Robert Gordon’s paper is historically informed, but conceptually incredibly impoverished. If this is representative of the state of economic thought these days (and Krugman’s citation suggests that it is), the economics is even worse off than Krugman’s regular complaints suggest.

    I’m not an economist, or academic of any kind, so I’m not going to write a rebuttal paper, but I’ll state a few points.

    - Any paper purporting to be about the economics of the IT revolution that gives only one sentence to Moore’s Law can be totally ignored straightaway. Moore’s Law has made 100% value destruction of computer hardware every 4 years completely reliable for the 50 years.

    - Likewise for software complexity. Gordon quotes “what Intel giveth, Microsoft taketh away” without any evidence of understanding its meaning. Many of the most important global problems that are well-defined have exponential scalability limits that not even quantum computation will be able to overcome. Cosma Shalizi at the Univ. of Michigan has shown that Stalinist planned economies fall into this class.

    - When you chain an exponential growth function to an exponential slowdown function, you get chaotic sensitivity to initial conditions. More sensitive than any amount of data you can ever conceive of collecting. Economics can never be more than a pseudo-science until it is able to face this uncertainty.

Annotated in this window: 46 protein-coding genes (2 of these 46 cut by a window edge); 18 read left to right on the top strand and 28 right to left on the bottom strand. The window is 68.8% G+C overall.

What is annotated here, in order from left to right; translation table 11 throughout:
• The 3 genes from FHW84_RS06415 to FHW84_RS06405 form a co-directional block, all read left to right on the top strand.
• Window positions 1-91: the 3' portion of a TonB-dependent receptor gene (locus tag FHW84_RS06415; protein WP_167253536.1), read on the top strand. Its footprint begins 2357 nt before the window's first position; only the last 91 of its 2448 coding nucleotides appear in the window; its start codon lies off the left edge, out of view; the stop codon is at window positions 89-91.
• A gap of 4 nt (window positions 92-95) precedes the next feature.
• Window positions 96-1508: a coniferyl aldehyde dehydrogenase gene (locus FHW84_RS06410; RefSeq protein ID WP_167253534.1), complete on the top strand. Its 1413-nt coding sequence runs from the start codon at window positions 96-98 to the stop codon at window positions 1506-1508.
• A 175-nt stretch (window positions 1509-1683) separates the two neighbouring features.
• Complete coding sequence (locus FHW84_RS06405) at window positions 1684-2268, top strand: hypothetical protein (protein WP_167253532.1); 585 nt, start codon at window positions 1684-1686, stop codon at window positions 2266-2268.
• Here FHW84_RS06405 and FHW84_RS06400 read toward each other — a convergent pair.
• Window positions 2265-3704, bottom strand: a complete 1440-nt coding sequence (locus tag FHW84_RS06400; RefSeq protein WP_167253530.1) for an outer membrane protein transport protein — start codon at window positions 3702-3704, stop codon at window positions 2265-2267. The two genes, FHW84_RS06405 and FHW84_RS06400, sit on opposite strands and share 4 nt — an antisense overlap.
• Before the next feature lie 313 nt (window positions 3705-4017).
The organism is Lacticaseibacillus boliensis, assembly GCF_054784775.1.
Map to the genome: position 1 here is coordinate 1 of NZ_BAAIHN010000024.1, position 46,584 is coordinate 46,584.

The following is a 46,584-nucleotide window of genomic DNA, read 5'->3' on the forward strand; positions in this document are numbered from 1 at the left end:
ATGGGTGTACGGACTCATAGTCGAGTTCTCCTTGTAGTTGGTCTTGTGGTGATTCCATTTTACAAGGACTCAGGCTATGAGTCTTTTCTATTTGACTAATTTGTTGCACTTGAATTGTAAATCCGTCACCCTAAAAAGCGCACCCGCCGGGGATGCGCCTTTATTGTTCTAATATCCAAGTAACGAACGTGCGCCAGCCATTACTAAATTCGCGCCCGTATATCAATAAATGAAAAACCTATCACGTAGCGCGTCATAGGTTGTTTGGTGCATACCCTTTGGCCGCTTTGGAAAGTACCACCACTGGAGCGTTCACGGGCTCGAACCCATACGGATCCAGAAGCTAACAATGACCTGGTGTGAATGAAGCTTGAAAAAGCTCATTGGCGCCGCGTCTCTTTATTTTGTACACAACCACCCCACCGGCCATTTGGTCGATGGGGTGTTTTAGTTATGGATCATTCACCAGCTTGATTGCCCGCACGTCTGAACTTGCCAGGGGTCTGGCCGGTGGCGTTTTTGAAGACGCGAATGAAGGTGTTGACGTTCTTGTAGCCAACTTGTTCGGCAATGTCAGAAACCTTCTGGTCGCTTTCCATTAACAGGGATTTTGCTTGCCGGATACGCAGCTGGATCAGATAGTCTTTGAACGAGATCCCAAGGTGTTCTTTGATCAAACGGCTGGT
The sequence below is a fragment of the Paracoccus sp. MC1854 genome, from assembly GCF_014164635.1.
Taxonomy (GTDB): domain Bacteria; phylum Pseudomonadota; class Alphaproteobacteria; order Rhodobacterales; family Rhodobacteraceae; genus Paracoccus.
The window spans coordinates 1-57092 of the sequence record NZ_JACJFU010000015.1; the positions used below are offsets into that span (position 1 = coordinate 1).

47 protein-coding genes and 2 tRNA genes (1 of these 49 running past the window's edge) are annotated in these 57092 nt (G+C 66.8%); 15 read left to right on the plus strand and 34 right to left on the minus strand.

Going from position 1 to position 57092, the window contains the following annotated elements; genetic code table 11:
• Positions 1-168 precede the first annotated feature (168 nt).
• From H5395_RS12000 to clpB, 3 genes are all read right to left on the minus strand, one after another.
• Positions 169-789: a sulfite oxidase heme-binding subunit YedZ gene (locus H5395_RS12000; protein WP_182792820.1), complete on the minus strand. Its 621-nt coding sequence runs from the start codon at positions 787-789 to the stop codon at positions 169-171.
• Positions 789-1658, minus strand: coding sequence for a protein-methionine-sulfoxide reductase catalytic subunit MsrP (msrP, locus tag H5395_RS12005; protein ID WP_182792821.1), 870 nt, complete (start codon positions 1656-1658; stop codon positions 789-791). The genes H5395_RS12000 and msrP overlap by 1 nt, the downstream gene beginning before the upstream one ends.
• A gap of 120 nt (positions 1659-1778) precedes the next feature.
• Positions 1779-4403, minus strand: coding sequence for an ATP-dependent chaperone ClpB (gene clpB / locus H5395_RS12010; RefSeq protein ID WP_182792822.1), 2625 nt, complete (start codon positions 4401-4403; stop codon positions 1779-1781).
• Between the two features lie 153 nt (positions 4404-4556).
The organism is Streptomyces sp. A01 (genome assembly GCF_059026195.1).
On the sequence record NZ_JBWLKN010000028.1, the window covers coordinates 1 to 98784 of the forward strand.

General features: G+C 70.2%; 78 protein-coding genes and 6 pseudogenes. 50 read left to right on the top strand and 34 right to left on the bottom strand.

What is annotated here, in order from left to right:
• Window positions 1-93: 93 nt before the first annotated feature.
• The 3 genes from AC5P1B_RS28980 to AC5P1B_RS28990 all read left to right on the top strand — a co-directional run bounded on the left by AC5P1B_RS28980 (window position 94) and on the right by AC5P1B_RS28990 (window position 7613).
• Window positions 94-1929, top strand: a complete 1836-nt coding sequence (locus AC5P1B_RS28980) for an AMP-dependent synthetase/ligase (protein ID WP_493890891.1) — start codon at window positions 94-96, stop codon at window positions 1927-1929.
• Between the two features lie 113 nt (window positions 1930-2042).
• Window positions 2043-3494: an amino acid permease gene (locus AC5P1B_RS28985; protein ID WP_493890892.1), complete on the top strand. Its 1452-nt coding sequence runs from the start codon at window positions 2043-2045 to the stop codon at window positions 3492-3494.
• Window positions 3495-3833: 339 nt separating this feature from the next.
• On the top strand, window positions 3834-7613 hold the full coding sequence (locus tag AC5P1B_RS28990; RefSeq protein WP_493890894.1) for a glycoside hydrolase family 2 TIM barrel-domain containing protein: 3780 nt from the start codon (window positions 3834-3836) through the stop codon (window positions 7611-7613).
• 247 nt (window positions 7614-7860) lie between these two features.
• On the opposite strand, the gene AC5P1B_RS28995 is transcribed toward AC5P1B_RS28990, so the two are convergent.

- When a biologist looks at Gordon’s figs.2 and 3 showing growth in GDP per capita from 1300-2100, the resemblance to a logistic growth function with bounded resources is instantly clear. Why is this not obvious to economists? Not seeing the forest for the trees, maybe?

    - The third IR (or maybe the fourth?) has changed the nature of the “product” that GDP represents, yet the validity of GDP reports remains unquestioned. When I can sit in my living room in Texas and look out an Earthcam video window on the Brooklyn Bridge or a beach on any of 3 continents, or view traffic jams on the Northern Motorway in Aukland, New Zealand, my quality of life is improved in ways that are incommensurate with the loss of GDP that could be computed by my not spending money that I don’t have (cf. “effective demand”) to those locations.

    - Finally, the emergence of financial derivatives that are made possible by computerized, algorithmic asset partitioning create vast amounts of economic activity that produces nothing of value except the illusion of safety, and a few yachts and mansions that are paid for with a subtraction in the value of the dollar as the Fed pours yet another round of quantitative easing into the money supply.

    I’m not sure which of these is the most important. I would probably put the externalization of the informational component of lifestyle quality, and the inability of money to distinguish between the value of experience and the value of possessions at the top.